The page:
Very similar to how Bitcoin, Ethereum and other cryptocurrencies are stored, NFTs are primarily kept in a digital wallet by a vendor or online space that can act as a marketplace and mediator between people both issuing and purchasing digital assets. OpenSea, Nifty Gateway and MakersPlace are just a few of many online marketplaces were NFTs are bid on, sold and stored.

For businesses that store NFTs, cold storage is one of the most secure ways of collecting digital pieces of artwork. Similarly used with cryptocurrency wallets, cold storage refers to storing NFTs offline.

Digital wallets that store NFTs can either be custodial or non-custodial. Similar to a bank, a custodial wallet allows easy access to an NFT, which can be held on a marketplace’s website. A non-custodial wallet, which resembles more of a personal vault than a bank, is a more personalized system where owners of digital art are tasked with the responsibility of knowing and holding their own digital keys; data that will allow them to access their NFTs without the worry of relying on others to store their digital assets.

Because cryptocurrencies and NFTs can both be stored on digital wallets their risk exposures are very similar. According to Howden’s Palmer-Tomkinson, the London specie insurance market holds a capacity between $800 million to over $1 billion for covering crypto and NFTs in cold storage custodian wallets. “The underwriters that I work with would write a policy in exactly the same way (as cryptocurrencies) to cover NFTs stored on a private key in cold storage,” says Palmer-Tomkinson. “But in order to write a policy the custodian needs to prove that they have a Russian doll level of security with several different people needed to decrypt the device that holds the key on it.”

For a marketplace or issuer of NFTs, the devil is in the detail. An NFT typically is tied to its own blockchain. However, what if the blockchain smart contract is faulty? What coverage should a token issuer be taking out to protect themselves from the legal ramifications? “This is what we call professional indemnity slash technology, error and omissions,” Peach said. “This policy slightly differs from the cyber policy. Let’s say you’ve created an NFT, and there’s an error in the code or a bug within the smart contract, which basically means the NFT can be replicated 100 million times. And then, people are exchanging that, while you essentially were meant to have one finite original NFT. Taking out that policy will protect you against third party legal action for building the smart contracts and building the crypto tokens wrong.”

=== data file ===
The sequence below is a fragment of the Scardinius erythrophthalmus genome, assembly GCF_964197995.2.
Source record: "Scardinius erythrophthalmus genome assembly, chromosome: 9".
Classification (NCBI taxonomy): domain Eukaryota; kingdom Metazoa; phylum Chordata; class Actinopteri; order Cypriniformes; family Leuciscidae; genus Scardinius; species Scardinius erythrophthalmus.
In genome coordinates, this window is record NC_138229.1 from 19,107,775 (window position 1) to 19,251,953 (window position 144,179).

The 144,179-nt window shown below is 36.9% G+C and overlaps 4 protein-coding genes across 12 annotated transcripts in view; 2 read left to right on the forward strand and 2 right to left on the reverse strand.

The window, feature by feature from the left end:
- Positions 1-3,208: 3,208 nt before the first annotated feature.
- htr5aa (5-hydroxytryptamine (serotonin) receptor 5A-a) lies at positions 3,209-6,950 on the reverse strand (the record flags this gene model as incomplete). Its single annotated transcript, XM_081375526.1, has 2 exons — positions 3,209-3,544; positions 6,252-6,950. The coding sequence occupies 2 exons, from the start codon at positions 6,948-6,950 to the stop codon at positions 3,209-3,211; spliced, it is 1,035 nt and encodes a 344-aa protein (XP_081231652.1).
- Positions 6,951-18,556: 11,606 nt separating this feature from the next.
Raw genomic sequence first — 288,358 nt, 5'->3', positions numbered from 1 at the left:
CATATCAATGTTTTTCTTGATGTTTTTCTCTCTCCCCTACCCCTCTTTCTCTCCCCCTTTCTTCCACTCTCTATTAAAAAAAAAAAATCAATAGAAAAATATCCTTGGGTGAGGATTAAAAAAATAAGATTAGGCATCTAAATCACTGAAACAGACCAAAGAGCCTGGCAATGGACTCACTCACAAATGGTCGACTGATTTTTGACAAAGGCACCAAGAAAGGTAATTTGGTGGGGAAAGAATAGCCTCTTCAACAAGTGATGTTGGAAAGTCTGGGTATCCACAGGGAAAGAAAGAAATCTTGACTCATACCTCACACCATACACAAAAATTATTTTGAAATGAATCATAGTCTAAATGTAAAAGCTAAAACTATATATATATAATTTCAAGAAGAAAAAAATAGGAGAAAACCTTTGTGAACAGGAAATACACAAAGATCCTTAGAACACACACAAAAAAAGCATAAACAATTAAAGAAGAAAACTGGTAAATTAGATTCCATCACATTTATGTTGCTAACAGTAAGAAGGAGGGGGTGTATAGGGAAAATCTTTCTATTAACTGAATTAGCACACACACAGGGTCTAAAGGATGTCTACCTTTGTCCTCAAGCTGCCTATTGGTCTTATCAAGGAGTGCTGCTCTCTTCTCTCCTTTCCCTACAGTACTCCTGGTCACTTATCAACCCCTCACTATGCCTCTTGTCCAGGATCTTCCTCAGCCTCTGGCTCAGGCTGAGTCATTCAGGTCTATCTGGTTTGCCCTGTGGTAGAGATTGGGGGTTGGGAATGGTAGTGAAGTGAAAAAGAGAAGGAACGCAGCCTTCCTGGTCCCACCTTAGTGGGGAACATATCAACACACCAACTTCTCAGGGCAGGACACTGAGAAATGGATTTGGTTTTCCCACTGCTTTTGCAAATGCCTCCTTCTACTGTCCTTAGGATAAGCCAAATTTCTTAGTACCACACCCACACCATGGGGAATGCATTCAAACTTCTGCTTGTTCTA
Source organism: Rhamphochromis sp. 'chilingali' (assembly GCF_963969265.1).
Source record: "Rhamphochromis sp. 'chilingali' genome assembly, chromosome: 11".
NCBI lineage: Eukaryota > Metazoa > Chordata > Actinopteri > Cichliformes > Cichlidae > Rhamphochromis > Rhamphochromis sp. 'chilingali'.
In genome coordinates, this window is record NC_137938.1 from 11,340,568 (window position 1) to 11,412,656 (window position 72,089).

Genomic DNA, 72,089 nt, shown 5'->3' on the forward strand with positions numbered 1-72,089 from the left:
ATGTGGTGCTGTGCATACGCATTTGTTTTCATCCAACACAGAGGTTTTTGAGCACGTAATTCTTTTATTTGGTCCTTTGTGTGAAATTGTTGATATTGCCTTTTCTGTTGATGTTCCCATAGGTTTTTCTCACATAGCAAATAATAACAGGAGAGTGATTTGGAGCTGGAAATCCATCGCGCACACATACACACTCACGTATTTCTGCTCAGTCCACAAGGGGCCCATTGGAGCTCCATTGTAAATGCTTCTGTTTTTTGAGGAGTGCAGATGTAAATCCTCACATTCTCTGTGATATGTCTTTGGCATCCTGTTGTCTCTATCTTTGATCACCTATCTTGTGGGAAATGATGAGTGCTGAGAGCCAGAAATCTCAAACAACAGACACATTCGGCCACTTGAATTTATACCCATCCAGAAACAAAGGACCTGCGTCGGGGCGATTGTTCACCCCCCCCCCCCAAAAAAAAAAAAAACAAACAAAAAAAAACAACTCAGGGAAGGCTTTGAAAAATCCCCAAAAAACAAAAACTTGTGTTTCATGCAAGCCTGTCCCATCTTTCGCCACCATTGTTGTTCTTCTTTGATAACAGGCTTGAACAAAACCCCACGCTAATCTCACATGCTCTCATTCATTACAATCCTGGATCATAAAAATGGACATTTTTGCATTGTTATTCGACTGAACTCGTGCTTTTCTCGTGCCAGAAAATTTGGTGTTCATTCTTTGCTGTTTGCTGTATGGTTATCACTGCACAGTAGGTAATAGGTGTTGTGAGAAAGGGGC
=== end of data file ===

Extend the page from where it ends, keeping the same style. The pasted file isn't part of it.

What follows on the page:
A Developing Market

Just like the cryptocurrency market, the NFT space has its growing pains. One unique issue to the NFT market is that anyone can create NFTs on these online marketplaces. “These platforms are just allowing any artist to issue their own NFTs and then remove them as and when they please,” says Peach. “Insurers will be very skeptical about coming into this industry and insuring it until these platforms actually have some proper oversight.”

In addition to NFT platforms, allowing just about anyone the ability to issue a piece of digital art, marketplaces themselves have had problems with insider trading. Last September, the NFT marketplace OpenSea admitted to one of its employees trading NFTs for profit on its platform, according to CNBC.

Right now, NFTs are still fairly new to the blockchain space and the financial world. Through trial and error and federal guidance, the NFT market has the potential to blossom in the future. “When bitcoin first came out you could buy them for something like five pounds,” says Phoebe Kirk-Fraiser, bid major at Howden Broking Group Limited. “And then all of a sudden there was a massive boom. People were selling their Kensington townhouses for a few bitcoins. It went up and down and then it leveled out. And this is the same thing for NFTs. I think people need to be educated about it.”

Zach Ewell Content Associate Read More